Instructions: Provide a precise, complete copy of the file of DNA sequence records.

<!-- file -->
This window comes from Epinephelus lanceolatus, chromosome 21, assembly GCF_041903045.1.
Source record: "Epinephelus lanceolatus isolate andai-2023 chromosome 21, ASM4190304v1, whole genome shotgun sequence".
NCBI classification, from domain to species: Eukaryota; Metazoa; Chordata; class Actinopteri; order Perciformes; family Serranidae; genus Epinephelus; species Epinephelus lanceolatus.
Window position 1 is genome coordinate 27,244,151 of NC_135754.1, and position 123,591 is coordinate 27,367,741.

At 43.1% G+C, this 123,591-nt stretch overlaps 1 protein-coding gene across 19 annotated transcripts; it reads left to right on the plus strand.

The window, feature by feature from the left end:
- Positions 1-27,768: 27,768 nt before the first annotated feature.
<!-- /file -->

This window comes from Epinephelus lanceolatus, chromosome 21, assembly GCF_041903045.1.
Source record: "Epinephelus lanceolatus isolate andai-2023 chromosome 21, ASM4190304v1, whole genome shotgun sequence".
NCBI classification, from domain to species: Eukaryota; Metazoa; Chordata; class Actinopteri; order Perciformes; family Serranidae; genus Epinephelus; species Epinephelus lanceolatus.
Window position 1 is genome coordinate 27,244,151 of NC_135754.1, and position 123,591 is coordinate 27,367,741.

At 43.1% G+C, this 123,591-nt stretch overlaps 1 protein-coding gene across 19 annotated transcripts; it reads left to right on the plus strand.

The window, feature by feature from the left end:
- Positions 1-27,768: 27,768 nt before the first annotated feature.